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Cop’s lawyer claims hitting an Iraq veteran 20 times was ‘too little’ force

By Stephen C. Webster
Saturday, June 26, 2010 15:45 EDT
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An attorney representing a police officer caught on tape almost two years ago viciously assaulting an Iraq war veteran suggested in court recently that his client had, perhaps out of “compassion,” used “too little” force against the unarmed man lying on the ground before him in video released online.

The officer had alleged that Iraq veteran Walter Harvin was acting in an aggressive manner while trying to enter his mother’s building on 93rd Street in Manhattan. Surveillance footage released by the district attorney’s office shows Officer David London attack the man with his baton, hitting him repeatedly until he falls, then continuing to strike blows to Harvin’s face, head and upper-body. By most media estimates, the unarmed war vet was struck some 20 times while on the ground.

Harvin’s most aggressive action in the recording is to shove London away at one point. Officers claimed he was shouting threats and cursing at them while laying on the ground in handcuffs, which attorneys suggest justifies the continued beating Harvin received even as he lay restrained on the ground.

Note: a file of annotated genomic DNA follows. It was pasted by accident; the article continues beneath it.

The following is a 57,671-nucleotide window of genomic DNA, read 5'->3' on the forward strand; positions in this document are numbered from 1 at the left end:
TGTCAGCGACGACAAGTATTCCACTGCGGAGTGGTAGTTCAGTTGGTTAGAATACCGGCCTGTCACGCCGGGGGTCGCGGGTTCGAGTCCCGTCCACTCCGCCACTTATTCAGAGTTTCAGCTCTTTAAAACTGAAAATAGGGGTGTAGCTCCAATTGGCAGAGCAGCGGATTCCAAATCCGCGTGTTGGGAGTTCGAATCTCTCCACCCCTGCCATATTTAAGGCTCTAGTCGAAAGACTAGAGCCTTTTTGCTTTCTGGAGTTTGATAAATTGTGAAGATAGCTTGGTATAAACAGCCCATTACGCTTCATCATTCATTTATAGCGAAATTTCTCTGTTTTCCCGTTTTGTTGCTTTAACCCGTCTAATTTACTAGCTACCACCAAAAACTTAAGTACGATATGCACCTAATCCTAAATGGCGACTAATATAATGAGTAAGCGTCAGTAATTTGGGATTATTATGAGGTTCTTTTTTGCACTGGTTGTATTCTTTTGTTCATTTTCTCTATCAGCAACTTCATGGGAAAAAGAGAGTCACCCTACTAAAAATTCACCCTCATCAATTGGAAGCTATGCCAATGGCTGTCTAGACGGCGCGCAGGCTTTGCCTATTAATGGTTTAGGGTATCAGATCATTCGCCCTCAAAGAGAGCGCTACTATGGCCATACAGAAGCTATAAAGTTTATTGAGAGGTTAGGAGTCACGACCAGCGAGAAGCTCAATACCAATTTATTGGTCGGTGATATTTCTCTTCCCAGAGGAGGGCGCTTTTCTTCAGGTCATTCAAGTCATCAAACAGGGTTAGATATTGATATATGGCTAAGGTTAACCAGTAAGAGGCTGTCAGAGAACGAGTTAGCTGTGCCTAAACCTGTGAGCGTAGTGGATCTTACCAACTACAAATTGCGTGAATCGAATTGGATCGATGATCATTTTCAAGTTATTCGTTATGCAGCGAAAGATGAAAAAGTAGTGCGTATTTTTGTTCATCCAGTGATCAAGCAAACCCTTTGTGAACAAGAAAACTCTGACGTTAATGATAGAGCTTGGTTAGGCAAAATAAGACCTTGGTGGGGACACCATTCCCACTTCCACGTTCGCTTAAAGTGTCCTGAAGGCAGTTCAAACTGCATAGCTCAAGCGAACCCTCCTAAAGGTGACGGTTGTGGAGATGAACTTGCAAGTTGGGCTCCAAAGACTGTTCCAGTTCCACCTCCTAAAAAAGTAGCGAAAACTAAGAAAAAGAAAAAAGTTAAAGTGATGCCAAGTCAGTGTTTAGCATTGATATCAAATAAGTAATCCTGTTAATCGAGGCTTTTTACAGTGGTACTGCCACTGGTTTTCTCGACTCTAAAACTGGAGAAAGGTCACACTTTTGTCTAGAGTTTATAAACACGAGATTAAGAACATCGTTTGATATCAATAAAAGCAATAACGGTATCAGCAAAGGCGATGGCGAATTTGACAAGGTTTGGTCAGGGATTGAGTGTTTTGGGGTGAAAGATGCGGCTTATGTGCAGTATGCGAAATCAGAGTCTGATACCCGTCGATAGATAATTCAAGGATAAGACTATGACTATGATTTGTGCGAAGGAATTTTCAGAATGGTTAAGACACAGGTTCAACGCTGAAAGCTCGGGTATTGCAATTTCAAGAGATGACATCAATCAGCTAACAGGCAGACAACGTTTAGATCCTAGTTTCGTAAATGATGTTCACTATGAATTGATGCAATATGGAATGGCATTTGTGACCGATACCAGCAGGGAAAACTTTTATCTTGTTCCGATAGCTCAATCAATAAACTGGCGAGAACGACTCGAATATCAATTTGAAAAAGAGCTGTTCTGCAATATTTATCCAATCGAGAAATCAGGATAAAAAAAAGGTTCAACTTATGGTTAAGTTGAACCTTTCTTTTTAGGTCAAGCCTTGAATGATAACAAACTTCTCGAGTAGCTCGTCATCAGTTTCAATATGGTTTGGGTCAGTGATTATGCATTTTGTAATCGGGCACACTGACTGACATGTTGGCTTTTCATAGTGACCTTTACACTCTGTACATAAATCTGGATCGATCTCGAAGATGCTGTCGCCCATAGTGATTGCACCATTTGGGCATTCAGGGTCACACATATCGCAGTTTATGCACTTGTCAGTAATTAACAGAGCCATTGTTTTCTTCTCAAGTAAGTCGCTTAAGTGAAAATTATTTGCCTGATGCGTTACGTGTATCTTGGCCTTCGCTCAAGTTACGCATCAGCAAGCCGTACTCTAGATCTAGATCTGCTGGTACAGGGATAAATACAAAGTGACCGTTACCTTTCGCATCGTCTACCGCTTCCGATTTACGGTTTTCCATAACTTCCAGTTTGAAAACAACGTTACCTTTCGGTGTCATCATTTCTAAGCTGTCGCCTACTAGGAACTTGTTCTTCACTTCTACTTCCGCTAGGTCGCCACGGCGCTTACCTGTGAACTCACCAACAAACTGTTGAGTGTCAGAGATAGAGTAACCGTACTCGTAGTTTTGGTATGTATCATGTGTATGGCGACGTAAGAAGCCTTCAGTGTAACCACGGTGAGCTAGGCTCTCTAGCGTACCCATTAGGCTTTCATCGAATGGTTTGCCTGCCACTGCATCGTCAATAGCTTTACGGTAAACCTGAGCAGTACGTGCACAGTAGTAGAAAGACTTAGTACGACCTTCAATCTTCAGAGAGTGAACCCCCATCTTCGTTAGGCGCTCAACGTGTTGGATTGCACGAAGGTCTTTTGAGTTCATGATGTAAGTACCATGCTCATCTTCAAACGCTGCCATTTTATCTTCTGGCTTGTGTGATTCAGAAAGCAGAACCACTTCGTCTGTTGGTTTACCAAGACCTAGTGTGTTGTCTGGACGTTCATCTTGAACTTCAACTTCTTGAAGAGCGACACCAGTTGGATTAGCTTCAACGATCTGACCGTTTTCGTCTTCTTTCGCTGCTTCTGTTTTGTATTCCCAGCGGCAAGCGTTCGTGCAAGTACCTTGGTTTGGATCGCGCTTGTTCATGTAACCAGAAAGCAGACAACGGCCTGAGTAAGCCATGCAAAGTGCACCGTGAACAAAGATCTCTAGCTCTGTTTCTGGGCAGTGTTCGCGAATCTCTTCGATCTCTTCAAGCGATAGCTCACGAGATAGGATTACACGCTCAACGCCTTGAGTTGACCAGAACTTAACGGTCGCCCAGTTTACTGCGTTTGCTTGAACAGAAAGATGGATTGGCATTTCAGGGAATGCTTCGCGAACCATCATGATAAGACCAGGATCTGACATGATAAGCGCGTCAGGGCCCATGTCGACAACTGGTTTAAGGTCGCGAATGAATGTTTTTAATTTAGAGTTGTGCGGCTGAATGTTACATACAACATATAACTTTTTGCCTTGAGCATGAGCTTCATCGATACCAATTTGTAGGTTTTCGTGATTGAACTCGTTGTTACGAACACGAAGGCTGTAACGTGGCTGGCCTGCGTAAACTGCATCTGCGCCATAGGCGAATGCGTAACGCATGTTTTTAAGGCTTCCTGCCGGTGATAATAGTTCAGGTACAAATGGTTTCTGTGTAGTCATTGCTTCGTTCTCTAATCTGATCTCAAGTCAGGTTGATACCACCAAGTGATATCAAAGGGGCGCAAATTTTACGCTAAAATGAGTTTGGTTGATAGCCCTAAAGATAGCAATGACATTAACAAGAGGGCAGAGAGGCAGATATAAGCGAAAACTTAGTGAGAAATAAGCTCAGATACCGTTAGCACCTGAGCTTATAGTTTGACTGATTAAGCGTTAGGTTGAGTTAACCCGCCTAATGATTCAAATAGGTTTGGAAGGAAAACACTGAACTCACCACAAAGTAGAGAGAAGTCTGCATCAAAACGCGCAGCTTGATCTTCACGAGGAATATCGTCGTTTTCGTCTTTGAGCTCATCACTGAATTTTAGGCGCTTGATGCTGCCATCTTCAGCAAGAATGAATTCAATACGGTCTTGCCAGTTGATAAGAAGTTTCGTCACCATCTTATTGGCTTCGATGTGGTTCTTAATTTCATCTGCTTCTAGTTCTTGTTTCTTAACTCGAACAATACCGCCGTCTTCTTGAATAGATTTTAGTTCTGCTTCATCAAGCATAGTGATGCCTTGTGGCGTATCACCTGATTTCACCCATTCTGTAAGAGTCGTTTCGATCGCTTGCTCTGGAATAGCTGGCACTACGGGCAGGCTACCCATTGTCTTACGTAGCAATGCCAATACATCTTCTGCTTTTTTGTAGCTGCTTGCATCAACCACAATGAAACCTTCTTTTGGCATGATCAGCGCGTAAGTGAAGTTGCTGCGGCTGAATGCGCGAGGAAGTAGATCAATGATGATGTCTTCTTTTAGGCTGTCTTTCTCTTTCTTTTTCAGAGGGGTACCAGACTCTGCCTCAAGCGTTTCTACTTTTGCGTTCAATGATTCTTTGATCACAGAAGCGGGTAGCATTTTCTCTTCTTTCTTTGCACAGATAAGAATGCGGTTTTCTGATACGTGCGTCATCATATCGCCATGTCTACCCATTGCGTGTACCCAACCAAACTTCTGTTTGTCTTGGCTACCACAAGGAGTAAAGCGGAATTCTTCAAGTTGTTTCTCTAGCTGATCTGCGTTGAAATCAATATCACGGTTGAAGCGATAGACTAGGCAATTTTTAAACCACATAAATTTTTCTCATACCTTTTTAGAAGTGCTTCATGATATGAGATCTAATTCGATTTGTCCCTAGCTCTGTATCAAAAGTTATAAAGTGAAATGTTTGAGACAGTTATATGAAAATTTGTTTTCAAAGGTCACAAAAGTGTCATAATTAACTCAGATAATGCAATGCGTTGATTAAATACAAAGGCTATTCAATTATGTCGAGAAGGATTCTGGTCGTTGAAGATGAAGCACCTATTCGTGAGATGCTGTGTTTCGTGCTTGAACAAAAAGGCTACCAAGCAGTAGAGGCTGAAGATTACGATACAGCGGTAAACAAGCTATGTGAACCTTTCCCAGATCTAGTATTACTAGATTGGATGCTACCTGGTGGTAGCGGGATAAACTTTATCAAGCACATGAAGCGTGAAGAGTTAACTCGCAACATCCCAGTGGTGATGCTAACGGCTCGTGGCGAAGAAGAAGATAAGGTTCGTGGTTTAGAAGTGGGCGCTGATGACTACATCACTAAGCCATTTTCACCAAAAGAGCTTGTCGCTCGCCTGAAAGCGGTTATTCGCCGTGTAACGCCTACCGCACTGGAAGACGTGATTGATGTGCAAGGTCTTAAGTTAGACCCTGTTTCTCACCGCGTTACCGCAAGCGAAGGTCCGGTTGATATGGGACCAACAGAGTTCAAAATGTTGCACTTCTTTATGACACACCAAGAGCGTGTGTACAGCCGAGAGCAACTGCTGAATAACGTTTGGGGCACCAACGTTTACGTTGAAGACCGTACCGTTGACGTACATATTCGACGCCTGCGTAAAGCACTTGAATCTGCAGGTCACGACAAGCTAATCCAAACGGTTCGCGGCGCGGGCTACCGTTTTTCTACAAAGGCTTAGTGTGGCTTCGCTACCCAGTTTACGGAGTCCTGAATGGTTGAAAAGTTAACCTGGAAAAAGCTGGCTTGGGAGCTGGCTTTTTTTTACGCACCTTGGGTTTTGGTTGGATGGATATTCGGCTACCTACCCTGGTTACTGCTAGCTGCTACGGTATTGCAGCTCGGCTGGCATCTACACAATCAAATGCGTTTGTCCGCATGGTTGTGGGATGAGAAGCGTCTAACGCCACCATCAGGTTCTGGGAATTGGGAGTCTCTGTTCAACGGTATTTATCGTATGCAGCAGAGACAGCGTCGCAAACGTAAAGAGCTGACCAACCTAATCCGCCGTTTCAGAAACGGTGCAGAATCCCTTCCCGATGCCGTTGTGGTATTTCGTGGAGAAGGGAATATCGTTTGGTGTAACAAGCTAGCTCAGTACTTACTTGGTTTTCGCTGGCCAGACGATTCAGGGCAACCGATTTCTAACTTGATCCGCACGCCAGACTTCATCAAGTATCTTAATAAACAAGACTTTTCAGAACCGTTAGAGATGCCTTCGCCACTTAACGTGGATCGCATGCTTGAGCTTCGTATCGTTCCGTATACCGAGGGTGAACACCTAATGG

According to The New York Post, lawyer Stephen Worth asked the jury if the officer’s level of force was excessive, to which he added:

“I suggest to you that out of compassion, he used too little.”

The New York Daily News added:

Harvin’s uncle, Earl Jones, stormed out of court in disgust when the video was shown. “You don’t beat a dog like that,” Jones, 55, said. “The public should see it. They need to see so they can be aware how cops treat people.”

London is charged with lying on paperwork in claiming the victim struck first, and felony assault. Harvin, who allegedly suffers from post-traumatic stress disorder, has not made an appearance at the trial.

This video is from the New York Daily News.


Stephen C. Webster
Stephen C. Webster
Stephen C. Webster is the senior editor of Raw Story, and is based out of Austin, Texas. He previously worked as the associate editor of The Lone Star Iconoclast in Crawford, Texas, where he covered state politics and the peace movement’s resurgence at the start of the Iraq war. Webster has also contributed to publications such as True/Slant, Austin Monthly, The Dallas Business Journal, The Dallas Morning News, Fort Worth Weekly, The News Connection and others. Follow him on Twitter at @StephenCWebster.
 
 
 
 
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